The star of such films and TV shows as A Kiss Before Dying and It Takes a Thief revisits the architecture, fashion, restaurants and pastimes of Hollywood’s golden age through anecdotes and personal memories.
With veteran biographer and film historian Eyman (Empire of Dreams: The Epic Life of Cecil B. DeMille, 2010, etc.), with whom he collaborated on his previous memoir (Pieces of My Heart, 2008), Wagner presents a brisk account of early Los Angeles and Beverly Hills, their surrounding neighborhoods and the silver screen notables who frequented them, including James Cagney, Gloria Swanson, Frank Sinatra, James Stewart and many others. Topical chapters provide generous vistas on a world marked by exclusivity. The author dedicates a substantial, meticulous chapter to houses and hotels, with emphasis on the home of Douglas Fairbanks and Mary Pickford, Pickfair; Rudolph Valentino’s Falcon Lair; the Beverly Hills Hotel; and similarly iconic structures. Tracking the shift from a pre-1929 “architecture as entertainment” perspective to a less opulent style, Wagner enlivens many sites and landscapes that have largely disappeared. For dedicated movie buffs, a handful of choice remarks on the personal habits of stars provides respite from tedious details. Other chapters consider facets of privilege, from a preference among certain male stars for English-inspired wardrobes to the nightlife of the times. A few mild, curmudgeonly laments on current realities—such as paparazzi swarms, the bottom-line nature of moviemaking and an increasing informality that sharply contrasts with bygone glamour—underscore the actor's nostalgia for the studio days, yet they stop short of idealizing; he briefly acknowledges the industry's later midcentury problems. Ultimately, the book is a charmed and mostly charming tribute to off-screen lives during a period many may regard as Hollywood's finest.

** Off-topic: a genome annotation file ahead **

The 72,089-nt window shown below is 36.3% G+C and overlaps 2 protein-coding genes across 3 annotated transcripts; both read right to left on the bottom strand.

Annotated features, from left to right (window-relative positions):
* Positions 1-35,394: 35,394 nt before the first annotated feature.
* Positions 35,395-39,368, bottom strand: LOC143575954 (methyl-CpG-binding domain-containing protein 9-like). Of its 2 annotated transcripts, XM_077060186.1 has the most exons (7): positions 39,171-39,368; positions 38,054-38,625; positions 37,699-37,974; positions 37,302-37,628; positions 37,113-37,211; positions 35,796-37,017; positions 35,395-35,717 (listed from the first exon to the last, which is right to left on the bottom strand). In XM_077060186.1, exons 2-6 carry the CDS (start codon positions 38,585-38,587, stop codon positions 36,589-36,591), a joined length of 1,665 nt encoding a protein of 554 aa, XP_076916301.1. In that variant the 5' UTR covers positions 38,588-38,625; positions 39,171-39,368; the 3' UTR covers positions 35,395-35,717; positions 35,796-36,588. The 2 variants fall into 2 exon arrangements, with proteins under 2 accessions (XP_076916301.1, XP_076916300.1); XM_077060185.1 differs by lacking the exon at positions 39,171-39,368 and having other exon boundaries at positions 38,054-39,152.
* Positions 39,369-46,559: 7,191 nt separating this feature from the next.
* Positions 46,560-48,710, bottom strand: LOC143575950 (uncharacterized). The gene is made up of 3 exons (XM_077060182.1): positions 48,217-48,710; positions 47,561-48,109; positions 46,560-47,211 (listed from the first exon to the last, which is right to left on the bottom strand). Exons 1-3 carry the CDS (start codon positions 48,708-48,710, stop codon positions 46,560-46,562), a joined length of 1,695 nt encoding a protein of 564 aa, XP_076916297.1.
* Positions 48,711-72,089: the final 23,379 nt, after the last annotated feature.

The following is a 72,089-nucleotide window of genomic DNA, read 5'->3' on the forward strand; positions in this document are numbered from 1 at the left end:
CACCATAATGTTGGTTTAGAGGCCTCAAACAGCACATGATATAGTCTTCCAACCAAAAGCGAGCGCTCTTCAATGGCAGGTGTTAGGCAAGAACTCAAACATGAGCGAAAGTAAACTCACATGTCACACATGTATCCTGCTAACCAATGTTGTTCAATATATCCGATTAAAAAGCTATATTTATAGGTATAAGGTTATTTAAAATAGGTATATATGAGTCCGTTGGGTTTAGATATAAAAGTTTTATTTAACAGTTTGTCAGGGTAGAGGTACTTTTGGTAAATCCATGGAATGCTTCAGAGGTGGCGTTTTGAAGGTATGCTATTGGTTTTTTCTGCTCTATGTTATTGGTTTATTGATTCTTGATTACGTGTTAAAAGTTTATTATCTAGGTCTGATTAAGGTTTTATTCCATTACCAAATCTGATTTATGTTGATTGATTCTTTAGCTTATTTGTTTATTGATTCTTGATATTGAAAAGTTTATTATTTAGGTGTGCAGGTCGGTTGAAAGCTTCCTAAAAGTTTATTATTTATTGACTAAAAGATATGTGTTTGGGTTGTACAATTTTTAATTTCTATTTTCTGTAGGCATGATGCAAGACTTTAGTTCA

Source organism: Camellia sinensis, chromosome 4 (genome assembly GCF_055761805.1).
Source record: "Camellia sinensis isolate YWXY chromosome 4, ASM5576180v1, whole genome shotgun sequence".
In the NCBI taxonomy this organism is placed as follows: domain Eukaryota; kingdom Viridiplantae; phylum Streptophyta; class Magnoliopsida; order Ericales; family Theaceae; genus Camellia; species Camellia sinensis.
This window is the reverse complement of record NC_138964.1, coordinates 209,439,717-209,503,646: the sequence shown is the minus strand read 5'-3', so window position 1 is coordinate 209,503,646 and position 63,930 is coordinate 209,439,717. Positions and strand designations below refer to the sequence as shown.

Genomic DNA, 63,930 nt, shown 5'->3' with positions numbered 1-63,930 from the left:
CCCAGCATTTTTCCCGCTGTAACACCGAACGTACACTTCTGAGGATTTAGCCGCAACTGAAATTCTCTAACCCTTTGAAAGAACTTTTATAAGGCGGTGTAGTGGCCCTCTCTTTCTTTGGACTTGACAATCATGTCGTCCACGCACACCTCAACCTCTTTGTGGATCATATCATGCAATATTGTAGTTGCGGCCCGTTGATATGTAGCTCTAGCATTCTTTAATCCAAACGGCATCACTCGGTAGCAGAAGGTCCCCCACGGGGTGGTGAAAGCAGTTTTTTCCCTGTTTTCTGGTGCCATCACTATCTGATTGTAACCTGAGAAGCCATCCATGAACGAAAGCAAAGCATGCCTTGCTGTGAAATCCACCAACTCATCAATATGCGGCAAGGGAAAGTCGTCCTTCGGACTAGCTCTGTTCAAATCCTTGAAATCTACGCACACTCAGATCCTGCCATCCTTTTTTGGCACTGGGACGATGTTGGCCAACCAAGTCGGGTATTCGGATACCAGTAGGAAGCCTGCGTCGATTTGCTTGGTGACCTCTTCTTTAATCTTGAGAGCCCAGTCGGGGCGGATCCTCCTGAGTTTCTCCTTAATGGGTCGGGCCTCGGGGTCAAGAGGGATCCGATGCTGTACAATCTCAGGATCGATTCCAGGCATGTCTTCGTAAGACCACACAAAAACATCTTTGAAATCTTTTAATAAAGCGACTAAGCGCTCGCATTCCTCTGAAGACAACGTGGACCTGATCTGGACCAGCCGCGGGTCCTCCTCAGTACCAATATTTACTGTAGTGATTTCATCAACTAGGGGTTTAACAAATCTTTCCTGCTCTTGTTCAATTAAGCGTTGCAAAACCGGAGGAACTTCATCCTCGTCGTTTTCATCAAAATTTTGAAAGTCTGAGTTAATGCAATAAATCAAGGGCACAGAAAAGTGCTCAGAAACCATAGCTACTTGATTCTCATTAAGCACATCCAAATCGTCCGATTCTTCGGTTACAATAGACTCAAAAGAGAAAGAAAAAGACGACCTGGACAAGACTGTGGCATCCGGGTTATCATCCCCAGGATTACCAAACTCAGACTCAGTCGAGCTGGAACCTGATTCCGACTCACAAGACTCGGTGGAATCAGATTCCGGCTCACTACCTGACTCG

A diverting ancillary note to heavier biographies.